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Research Ethics and Safety

The following are the general ethical principles which apply to all research activities.

Research activities should be regarded as a series of systematic enquiries which seek to expand knowledge and understanding. Every effort should be made to conduct the enquiries in a manner which is free from bias, distortion and prejudice. Alternative views about the interpretation of the results should be welcomed and treated with tolerance and respect.

Researchers shall:

  • assume direct responsibility for the intellectual and ethical quality of their work;
  • avoid conflict of interest;
  • demonstrate integrity and professionalism in using research funds;
  • ensure the health and safety of everyone involved in or affected by the research work;
  • respect intellectual property rights; in particular, recognize and acknowledge the contribution of others and scrupulously avoid plagiarism;
  • not use proprietary information contained in confidential documents or in papers seen via the process of peer review;
  • accept that their research results will be subject to peer scrutiny and debate;
  • act fairly, politely and respectfully, without ulterior motive when criticizing thework of others;
  • comply with any conditions set out in the contractual agreements with the research sponsors; and
  • ensure adequate health and safety information and training is provided to everyone involved in the research work.

For more details, please access Section V of the Handbook for Projects and Grants.


General Principles

Before any research in which it is intended to involve human subjects is allowed to proceed, it must be shown that the benefits of the proposed research outweigh the risks involved, and that the risks by themselves are not unacceptably harmful to the subjects.

  • Benefit is defined as “anything that is for the good of a person or thing” (Macquarie Dictionary 1985). It may be personal and direct or may be societal and indirect. It is appropriate to use both forms of benefit in making the judgement of risk/benefit ratio.
  • Risk is defined as “exposure to the chance of injury or loss” while injury is 'harm of any kind done or sustained' (Macquarie Dictionary 1985). It should be noted that no procedure is without risk, although the risks may be minimal.
  • The Declaration of Helsinki# provides basic guidelines with respect to the determination of benefits and risks in the conduct of biomedical research:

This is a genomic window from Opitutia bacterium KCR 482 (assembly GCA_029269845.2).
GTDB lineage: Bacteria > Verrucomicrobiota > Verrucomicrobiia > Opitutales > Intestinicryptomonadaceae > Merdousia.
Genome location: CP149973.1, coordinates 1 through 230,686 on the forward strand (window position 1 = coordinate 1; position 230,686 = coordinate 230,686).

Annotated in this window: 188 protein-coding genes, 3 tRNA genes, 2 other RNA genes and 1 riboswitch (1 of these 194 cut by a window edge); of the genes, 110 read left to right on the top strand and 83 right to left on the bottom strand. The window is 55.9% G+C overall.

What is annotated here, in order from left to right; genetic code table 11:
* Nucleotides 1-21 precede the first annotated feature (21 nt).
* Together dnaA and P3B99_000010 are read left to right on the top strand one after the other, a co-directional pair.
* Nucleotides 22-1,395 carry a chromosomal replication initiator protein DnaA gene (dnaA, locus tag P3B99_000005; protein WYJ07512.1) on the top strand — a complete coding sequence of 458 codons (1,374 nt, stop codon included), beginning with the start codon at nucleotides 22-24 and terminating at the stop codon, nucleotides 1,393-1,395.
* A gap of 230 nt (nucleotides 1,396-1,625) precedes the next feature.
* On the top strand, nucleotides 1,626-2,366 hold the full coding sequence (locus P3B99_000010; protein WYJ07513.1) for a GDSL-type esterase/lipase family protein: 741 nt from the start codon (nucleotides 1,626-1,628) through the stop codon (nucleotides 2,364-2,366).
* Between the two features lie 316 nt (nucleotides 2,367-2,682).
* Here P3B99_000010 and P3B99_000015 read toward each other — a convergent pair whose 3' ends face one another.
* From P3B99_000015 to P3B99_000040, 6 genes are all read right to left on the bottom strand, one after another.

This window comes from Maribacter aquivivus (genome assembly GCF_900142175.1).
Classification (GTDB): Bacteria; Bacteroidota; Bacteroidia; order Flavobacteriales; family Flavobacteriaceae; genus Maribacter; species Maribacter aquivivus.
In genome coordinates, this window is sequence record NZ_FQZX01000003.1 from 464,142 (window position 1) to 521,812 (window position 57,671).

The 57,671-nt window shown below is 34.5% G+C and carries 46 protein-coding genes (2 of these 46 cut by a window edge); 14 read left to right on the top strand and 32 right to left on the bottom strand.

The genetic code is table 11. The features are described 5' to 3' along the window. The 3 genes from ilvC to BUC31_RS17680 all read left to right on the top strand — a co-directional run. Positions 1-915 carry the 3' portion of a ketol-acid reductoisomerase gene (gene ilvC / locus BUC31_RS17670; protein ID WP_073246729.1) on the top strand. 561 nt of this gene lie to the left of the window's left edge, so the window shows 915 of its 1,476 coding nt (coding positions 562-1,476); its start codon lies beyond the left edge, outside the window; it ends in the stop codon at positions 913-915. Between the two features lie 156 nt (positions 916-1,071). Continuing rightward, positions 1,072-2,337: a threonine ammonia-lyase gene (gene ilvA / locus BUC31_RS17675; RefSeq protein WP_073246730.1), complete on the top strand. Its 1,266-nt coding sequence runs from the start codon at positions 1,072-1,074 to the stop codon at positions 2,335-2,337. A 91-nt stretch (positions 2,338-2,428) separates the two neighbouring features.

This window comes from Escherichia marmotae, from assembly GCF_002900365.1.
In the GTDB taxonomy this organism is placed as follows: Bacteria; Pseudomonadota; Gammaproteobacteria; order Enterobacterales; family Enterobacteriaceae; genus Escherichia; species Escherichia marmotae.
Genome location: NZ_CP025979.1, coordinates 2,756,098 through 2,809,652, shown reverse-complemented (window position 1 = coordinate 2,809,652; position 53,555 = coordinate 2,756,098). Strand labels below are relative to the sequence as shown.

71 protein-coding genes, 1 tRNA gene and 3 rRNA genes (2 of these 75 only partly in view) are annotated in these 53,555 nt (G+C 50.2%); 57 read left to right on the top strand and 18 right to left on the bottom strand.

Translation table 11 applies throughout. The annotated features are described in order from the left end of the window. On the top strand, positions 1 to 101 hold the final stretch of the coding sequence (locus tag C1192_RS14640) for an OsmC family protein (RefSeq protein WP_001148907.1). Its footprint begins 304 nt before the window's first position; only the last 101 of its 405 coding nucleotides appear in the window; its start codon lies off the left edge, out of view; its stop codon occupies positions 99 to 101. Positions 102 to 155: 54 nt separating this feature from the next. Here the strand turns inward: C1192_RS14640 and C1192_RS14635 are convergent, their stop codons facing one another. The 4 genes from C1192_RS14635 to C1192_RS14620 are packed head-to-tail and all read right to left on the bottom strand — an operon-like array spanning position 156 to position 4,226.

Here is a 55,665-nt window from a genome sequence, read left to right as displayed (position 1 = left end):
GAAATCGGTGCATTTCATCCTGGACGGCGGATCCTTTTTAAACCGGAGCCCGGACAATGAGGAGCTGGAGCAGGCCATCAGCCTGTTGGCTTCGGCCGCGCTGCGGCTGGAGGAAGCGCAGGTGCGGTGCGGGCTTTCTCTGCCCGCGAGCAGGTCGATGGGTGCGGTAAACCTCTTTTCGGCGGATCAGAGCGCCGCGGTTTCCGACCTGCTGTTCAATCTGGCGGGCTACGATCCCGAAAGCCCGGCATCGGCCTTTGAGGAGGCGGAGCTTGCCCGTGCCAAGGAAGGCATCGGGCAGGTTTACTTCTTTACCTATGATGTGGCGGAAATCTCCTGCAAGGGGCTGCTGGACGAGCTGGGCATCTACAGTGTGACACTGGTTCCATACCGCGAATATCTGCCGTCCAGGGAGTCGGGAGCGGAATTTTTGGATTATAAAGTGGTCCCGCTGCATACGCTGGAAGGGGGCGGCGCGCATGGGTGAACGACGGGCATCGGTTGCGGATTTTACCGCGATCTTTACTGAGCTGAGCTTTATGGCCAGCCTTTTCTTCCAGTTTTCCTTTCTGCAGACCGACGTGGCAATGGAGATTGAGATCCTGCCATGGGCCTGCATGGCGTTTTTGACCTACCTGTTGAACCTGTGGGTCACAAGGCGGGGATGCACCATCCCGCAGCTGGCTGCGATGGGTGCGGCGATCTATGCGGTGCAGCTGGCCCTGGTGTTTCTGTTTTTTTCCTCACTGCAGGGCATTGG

• research involving human subjects cannot legitimately be carried out unless the importance of the objective is in proportion to the inherent risk to the subject.
    • every research project involving human subjects should be preceded by careful assessment of predictable risks in comparison with foreseeable benefits to the subject or to others. Concern for the interests of the subject must always prevail over the interest of science and society.

# World Medical Association. Declaration of Helsinki. Adopted by the 18th World Medical Assembly, Helsinki, Finland, June 1964. Amended by the 29th World Medical Assembly, Tokyo, Japan, October 1975; the 35th World Medical Assembly, Venice, Italy, October 1983; the 41st World Medical Assembly, Hong Kong, September 1989; the 48th General Assembly, Somerset West, Republic of South Africa, October 1996; and the 52nd WMA General Assembly, Edinburgh, Scotland, October 2000. Seventh revision, 64th meeting, Fortaleza (2013).

Informed consent shall normally be obtained from all human subjects who are to be involved in the research. Such consent shall be continual in nature, such that subjects are allowed to back out should the research exceed their expectations of involvement.

The research may involve collecting and storing data relating to individuals and groups, and such data, if disclosed to third parties, may cause harm or distress. Consequently, the researchers shall make arrangements for protecting the confidentiality of such data.

Where personal data concerning individuals and/or groups is collected the Data Protection Principles embodied in the Personal Data (Privacy) Ordinance apply. Consequently, researchers must consider the 6 Data Protection Principles and make arrangements to comply with the Ordinance.

For more details, please access Section V of the Handbook for Projects and Grants.

 

Ethics defines the moral value of human conduct and the rules and principles that ought to govern it. Staff or students applying to the University for ethical approval for teaching or research involving living vertebrate animals or birds must be licensed under the Animals (Control of Experiments) Ordinance, Cap. 340. Both the person actually carrying out the work and the person nominally in charge must be licensed. The licence specifies the place(s) where experiments may be conducted, and special endorsements and permits are required for using animals:

  • for the purpose of attaining manual skill;
  • for the purpose of illustrating lectures;
  • without administering any anaesthetic or killing the animal.

The responsibility for ensuring that the ethical code for teaching or research involving animal subjects is followed and that facilities and operational procedures for the care of animal subjects comply with the advice given in this code lies with the principal investigator or teacher. This code applies equally when researchers are working outside the University.